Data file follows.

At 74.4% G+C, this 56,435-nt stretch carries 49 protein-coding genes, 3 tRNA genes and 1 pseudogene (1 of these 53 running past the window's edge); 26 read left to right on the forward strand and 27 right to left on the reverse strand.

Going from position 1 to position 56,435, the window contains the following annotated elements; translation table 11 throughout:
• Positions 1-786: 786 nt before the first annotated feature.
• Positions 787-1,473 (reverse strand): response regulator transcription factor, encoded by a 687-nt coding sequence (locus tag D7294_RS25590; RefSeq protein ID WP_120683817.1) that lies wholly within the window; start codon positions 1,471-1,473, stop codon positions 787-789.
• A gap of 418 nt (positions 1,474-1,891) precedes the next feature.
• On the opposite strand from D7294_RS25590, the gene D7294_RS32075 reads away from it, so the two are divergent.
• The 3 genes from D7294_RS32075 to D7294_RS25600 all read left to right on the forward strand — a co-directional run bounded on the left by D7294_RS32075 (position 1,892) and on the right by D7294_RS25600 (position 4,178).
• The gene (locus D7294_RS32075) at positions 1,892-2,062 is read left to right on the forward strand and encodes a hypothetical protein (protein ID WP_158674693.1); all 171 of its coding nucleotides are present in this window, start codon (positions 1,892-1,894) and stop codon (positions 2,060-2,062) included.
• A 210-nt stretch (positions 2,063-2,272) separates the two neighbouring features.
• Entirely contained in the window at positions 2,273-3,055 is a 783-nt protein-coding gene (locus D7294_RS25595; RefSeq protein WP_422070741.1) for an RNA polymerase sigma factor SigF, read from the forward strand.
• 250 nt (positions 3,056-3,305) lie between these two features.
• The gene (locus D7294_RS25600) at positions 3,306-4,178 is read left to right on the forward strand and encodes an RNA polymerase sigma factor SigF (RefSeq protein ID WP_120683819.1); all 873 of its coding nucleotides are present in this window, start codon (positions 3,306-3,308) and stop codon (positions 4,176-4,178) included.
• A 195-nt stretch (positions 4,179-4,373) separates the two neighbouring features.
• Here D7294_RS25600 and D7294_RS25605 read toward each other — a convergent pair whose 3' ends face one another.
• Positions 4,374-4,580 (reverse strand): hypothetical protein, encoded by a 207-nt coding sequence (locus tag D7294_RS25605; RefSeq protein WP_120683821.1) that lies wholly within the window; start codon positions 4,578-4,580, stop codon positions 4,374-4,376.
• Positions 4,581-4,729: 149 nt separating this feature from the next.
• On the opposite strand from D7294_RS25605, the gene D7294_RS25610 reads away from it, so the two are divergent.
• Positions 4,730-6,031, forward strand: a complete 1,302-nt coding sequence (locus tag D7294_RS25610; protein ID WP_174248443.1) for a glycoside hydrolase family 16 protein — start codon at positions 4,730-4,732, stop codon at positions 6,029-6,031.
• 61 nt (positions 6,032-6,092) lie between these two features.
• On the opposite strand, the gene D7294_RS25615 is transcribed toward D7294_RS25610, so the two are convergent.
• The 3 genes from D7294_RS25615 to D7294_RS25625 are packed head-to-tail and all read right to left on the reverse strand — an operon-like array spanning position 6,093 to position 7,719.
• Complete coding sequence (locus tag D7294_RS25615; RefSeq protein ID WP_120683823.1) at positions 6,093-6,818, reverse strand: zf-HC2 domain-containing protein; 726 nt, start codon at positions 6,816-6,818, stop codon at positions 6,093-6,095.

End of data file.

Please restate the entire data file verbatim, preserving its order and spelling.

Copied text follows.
At 74.4% G+C, this 56,435-nt stretch carries 49 protein-coding genes, 3 tRNA genes and 1 pseudogene (1 of these 53 running past the window's edge); 26 read left to right on the forward strand and 27 right to left on the reverse strand.

Going from position 1 to position 56,435, the window contains the following annotated elements; translation table 11 throughout:
• Positions 1-786: 786 nt before the first annotated feature.
• Positions 787-1,473 (reverse strand): response regulator transcription factor, encoded by a 687-nt coding sequence (locus tag D7294_RS25590; RefSeq protein ID WP_120683817.1) that lies wholly within the window; start codon positions 1,471-1,473, stop codon positions 787-789.
• A gap of 418 nt (positions 1,474-1,891) precedes the next feature.
• On the opposite strand from D7294_RS25590, the gene D7294_RS32075 reads away from it, so the two are divergent.
• The 3 genes from D7294_RS32075 to D7294_RS25600 all read left to right on the forward strand — a co-directional run bounded on the left by D7294_RS32075 (position 1,892) and on the right by D7294_RS25600 (position 4,178).
• The gene (locus D7294_RS32075) at positions 1,892-2,062 is read left to right on the forward strand and encodes a hypothetical protein (protein ID WP_158674693.1); all 171 of its coding nucleotides are present in this window, start codon (positions 1,892-1,894) and stop codon (positions 2,060-2,062) included.
• A 210-nt stretch (positions 2,063-2,272) separates the two neighbouring features.
• Entirely contained in the window at positions 2,273-3,055 is a 783-nt protein-coding gene (locus D7294_RS25595; RefSeq protein WP_422070741.1) for an RNA polymerase sigma factor SigF, read from the forward strand.
• 250 nt (positions 3,056-3,305) lie between these two features.
• The gene (locus D7294_RS25600) at positions 3,306-4,178 is read left to right on the forward strand and encodes an RNA polymerase sigma factor SigF (RefSeq protein ID WP_120683819.1); all 873 of its coding nucleotides are present in this window, start codon (positions 3,306-3,308) and stop codon (positions 4,176-4,178) included.
• A 195-nt stretch (positions 4,179-4,373) separates the two neighbouring features.
• Here D7294_RS25600 and D7294_RS25605 read toward each other — a convergent pair whose 3' ends face one another.
• Positions 4,374-4,580 (reverse strand): hypothetical protein, encoded by a 207-nt coding sequence (locus tag D7294_RS25605; RefSeq protein WP_120683821.1) that lies wholly within the window; start codon positions 4,578-4,580, stop codon positions 4,374-4,376.
• Positions 4,581-4,729: 149 nt separating this feature from the next.
• On the opposite strand from D7294_RS25605, the gene D7294_RS25610 reads away from it, so the two are divergent.
• Positions 4,730-6,031, forward strand: a complete 1,302-nt coding sequence (locus tag D7294_RS25610; protein ID WP_174248443.1) for a glycoside hydrolase family 16 protein — start codon at positions 4,730-4,732, stop codon at positions 6,029-6,031.
• 61 nt (positions 6,032-6,092) lie between these two features.
• On the opposite strand, the gene D7294_RS25615 is transcribed toward D7294_RS25610, so the two are convergent.
• The 3 genes from D7294_RS25615 to D7294_RS25625 are packed head-to-tail and all read right to left on the reverse strand — an operon-like array spanning position 6,093 to position 7,719.
• Complete coding sequence (locus tag D7294_RS25615; RefSeq protein ID WP_120683823.1) at positions 6,093-6,818, reverse strand: zf-HC2 domain-containing protein; 726 nt, start codon at positions 6,816-6,818, stop codon at positions 6,093-6,095.